As fate would have it, Kergin turned out to be friends with Andy Card, the White House chief of staff under George W. Bush who was not only Secretary of Transportation in the previous Bush administration, but spent the intervening years as a powerful automotive industry. lobbyist.

Card – the man who whispered “America is under attack” in the president’s ear – knew the likely repercussions of a closed border. Kergin knew his phone number.

“I never thought his cell phone would work,” Kergin recalls.

“It does, and then we started a process to reduce the blockage at the border to get the first things through so customs can start letting the trucks through.”

Fate and Kergin’s Rolodex conspired again on behalf of Canada soon after when another longtime acquaintance, former Pennsylvania Governor Tom Ridge, was hired to lead the new Department of Homeland Security. .

Kergin knew Ridge had championed the modernization of rural Pennsylvania as governor, a cause close to the heart of former Industry Minister John Manley, whom then Prime Minister Jean Chrétien had recently promoted to the post. Foreign Affairs.

“They bonded well and got on really well,” Kergin said. “In about three months, we had a pretty good formula for mitigating adverse effects at the border.”

This formula would produce the Smart Border Declaration, a bilateral handshake that has become the basis for new high-tech customs clearance features to speed and streamline commercial and business travel while enhancing security.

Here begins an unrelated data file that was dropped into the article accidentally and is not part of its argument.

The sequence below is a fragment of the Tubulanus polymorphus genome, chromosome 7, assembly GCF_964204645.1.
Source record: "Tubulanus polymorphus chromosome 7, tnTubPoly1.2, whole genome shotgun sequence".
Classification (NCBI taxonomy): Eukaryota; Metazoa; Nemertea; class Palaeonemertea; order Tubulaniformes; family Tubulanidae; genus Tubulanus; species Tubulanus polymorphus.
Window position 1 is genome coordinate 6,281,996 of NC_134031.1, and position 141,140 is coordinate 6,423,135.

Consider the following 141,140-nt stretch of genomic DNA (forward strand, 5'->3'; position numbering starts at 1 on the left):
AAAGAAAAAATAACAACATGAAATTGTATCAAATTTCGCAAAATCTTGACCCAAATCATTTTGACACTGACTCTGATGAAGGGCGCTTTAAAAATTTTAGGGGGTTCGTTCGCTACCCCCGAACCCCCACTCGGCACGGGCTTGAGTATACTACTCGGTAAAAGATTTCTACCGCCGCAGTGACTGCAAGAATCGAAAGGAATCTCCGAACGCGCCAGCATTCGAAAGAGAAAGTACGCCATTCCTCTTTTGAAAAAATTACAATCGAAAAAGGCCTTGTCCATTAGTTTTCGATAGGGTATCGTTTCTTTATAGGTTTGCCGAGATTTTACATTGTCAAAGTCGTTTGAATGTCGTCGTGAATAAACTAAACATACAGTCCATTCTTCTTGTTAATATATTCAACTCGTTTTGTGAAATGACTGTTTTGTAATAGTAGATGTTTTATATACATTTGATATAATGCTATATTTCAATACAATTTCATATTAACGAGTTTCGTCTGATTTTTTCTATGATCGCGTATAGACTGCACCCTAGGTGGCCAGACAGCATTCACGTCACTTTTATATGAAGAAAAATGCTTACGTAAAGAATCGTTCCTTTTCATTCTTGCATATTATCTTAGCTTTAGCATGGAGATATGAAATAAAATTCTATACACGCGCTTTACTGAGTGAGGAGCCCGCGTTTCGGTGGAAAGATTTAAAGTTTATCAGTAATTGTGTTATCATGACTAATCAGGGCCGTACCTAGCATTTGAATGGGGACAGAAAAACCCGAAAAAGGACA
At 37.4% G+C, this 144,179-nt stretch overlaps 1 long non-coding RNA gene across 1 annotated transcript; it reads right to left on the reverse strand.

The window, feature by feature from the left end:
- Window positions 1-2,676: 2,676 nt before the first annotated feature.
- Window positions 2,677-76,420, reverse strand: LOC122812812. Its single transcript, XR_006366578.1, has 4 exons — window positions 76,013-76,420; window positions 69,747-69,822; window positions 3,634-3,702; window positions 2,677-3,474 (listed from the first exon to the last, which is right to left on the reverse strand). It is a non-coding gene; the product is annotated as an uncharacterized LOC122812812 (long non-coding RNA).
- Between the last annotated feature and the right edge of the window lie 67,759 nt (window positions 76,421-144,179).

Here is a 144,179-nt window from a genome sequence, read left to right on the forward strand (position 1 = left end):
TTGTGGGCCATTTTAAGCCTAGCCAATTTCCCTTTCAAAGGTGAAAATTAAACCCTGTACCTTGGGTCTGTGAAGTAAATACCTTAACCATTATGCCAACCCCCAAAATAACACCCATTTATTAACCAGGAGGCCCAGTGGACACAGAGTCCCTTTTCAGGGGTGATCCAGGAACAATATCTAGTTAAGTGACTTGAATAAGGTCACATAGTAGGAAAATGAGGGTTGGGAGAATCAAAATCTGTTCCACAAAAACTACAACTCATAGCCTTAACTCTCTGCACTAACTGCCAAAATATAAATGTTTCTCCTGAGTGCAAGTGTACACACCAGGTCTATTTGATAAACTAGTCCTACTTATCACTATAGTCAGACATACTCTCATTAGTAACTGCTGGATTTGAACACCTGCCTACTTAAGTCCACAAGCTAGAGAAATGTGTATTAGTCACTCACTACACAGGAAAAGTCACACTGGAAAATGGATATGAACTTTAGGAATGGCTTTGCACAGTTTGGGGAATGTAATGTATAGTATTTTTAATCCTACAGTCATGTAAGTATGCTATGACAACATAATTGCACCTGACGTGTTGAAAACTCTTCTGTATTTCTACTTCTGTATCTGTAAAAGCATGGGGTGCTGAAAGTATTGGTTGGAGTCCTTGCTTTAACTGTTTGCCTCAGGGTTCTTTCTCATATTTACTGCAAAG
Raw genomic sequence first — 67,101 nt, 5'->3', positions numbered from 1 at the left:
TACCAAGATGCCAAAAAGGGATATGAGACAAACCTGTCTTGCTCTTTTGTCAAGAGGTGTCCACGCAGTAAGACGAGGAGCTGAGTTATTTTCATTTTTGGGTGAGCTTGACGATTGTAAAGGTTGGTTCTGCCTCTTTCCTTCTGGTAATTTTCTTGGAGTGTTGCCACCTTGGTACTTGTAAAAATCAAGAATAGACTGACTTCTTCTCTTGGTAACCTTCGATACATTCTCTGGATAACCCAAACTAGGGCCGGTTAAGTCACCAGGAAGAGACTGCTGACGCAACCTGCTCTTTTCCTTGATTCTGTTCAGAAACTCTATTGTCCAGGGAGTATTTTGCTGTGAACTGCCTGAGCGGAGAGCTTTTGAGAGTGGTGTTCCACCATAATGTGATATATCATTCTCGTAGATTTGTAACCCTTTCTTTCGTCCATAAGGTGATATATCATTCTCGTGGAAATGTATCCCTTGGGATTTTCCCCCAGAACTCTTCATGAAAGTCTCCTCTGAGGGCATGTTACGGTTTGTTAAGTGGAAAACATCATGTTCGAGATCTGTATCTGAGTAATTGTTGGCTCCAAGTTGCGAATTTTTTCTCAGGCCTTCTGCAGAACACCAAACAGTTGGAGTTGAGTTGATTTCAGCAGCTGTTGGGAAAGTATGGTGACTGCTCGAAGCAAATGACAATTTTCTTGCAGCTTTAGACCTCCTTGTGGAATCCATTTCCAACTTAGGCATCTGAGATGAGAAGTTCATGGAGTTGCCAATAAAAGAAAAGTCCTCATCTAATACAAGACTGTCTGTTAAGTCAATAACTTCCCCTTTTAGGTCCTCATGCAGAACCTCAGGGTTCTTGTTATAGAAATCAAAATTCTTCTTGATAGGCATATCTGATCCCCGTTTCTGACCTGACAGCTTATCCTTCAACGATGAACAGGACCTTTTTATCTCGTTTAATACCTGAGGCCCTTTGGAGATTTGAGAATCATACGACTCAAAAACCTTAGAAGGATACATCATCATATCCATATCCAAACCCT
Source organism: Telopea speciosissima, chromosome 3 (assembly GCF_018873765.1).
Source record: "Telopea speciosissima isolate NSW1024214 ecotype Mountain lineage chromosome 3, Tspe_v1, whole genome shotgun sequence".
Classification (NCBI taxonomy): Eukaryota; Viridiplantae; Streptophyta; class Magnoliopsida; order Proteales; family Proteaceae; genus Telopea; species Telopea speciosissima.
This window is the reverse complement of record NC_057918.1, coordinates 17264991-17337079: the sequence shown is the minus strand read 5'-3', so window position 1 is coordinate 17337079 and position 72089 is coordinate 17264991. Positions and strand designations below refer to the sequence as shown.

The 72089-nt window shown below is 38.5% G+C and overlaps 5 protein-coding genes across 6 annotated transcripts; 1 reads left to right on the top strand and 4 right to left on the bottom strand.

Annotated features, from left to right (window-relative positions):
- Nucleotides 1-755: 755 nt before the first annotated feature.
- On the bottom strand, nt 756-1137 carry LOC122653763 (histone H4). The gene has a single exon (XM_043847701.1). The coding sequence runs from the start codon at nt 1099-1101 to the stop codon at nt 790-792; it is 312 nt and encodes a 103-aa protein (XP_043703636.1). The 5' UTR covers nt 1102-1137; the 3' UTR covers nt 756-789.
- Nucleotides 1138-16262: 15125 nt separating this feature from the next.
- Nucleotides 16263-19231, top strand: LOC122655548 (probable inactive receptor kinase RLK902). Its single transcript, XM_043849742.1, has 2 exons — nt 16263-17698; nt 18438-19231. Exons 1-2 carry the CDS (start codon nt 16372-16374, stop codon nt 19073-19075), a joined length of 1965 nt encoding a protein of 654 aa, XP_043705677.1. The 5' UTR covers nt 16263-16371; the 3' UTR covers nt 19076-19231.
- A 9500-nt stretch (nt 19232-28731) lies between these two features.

Modern dedicated shipping lanes, trusted traveler programs like NEXUS and Global Entry, and freight screening systems are among the common devices for travel between Canada and the United States that owe their existence to the original agreement. .

Two decades later, this cooperation is one of the main reasons essential workers, commercial expeditions and international students were allowed to cross the border during the pandemic, despite restrictions on discretionary travel such as vacations and holidays. cross-border shopping.

“It was easier to shut down like they did in 2020 because of the systems in place since September 11,” said Roy Norton, a former senior diplomat who served as assistant deputy minister in the Ontario government on time.